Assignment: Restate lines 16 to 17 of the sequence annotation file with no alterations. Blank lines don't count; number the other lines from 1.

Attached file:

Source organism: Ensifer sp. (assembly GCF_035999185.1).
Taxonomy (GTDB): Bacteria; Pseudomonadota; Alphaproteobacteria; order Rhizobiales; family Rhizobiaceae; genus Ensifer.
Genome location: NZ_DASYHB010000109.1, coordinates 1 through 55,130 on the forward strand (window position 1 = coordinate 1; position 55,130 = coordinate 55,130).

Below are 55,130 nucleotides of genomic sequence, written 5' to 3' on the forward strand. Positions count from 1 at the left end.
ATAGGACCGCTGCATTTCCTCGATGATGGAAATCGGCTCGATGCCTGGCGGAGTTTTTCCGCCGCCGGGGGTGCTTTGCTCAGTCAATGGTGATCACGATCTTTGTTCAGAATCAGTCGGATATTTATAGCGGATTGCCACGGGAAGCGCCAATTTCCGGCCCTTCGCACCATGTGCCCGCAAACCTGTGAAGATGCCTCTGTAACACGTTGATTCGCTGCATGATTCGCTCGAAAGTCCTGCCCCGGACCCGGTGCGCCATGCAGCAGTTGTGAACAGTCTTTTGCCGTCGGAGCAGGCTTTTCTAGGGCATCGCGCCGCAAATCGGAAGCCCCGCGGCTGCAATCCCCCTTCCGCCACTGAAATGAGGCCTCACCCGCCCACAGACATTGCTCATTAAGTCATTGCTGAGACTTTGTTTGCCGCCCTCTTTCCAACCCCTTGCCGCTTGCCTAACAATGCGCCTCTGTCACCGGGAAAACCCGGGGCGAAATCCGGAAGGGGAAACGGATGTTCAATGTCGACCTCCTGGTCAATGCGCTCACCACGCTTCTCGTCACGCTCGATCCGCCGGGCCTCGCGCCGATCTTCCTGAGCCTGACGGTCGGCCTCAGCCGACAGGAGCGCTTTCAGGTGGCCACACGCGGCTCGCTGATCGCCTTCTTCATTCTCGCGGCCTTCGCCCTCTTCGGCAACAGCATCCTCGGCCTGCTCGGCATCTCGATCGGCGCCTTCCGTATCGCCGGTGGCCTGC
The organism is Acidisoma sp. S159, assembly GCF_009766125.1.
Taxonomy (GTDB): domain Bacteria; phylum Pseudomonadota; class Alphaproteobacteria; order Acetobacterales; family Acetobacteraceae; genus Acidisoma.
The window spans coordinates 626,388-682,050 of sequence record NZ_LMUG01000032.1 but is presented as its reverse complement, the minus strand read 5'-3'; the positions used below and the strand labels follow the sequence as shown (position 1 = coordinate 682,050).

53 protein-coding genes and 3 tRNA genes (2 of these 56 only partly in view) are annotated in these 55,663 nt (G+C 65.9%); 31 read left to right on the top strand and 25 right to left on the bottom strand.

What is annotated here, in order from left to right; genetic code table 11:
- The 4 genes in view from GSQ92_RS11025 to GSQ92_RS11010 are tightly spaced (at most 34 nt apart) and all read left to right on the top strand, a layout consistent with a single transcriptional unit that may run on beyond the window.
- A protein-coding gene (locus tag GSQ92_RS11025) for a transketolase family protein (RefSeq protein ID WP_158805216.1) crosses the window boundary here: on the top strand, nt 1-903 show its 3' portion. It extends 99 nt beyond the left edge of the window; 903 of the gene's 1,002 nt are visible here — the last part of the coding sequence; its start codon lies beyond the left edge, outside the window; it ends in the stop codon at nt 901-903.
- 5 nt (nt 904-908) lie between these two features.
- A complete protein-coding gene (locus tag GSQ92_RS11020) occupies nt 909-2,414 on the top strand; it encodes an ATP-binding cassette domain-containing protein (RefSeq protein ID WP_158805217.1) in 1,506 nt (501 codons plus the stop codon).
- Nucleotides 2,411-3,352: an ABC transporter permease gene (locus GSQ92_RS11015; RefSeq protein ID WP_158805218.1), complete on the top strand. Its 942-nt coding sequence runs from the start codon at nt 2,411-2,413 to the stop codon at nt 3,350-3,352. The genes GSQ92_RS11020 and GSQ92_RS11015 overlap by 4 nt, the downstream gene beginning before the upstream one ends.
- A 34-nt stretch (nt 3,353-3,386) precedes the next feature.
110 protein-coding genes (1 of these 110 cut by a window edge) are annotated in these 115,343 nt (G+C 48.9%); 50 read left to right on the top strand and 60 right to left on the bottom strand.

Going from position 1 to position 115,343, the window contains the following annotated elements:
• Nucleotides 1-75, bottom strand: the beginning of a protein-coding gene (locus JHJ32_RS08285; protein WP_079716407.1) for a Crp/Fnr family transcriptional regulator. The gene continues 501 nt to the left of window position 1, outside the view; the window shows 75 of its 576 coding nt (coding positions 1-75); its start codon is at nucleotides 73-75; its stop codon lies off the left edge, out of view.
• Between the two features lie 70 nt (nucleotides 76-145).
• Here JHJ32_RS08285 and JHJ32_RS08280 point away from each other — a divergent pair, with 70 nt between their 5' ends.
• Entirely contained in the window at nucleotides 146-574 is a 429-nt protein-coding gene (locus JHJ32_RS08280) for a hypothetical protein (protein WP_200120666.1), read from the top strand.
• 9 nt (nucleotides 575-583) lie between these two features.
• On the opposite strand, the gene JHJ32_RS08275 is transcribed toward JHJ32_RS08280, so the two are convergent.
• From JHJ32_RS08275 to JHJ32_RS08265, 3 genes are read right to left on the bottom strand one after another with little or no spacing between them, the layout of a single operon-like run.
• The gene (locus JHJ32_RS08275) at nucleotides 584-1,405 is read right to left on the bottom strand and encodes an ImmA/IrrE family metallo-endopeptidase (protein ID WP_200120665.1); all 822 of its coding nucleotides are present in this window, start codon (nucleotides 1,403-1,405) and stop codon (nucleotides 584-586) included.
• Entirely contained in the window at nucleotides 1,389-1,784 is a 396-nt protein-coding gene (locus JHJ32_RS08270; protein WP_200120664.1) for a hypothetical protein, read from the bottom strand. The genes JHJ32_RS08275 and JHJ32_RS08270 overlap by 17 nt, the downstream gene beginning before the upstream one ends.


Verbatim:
- A 34-nt stretch (nt 3,353-3,386) precedes the next feature.
110 protein-coding genes (1 of these 110 cut by a window edge) are annotated in these 115,343 nt (G+C 48.9%); 50 read left to right on the top strand and 60 right to left on the bottom strand.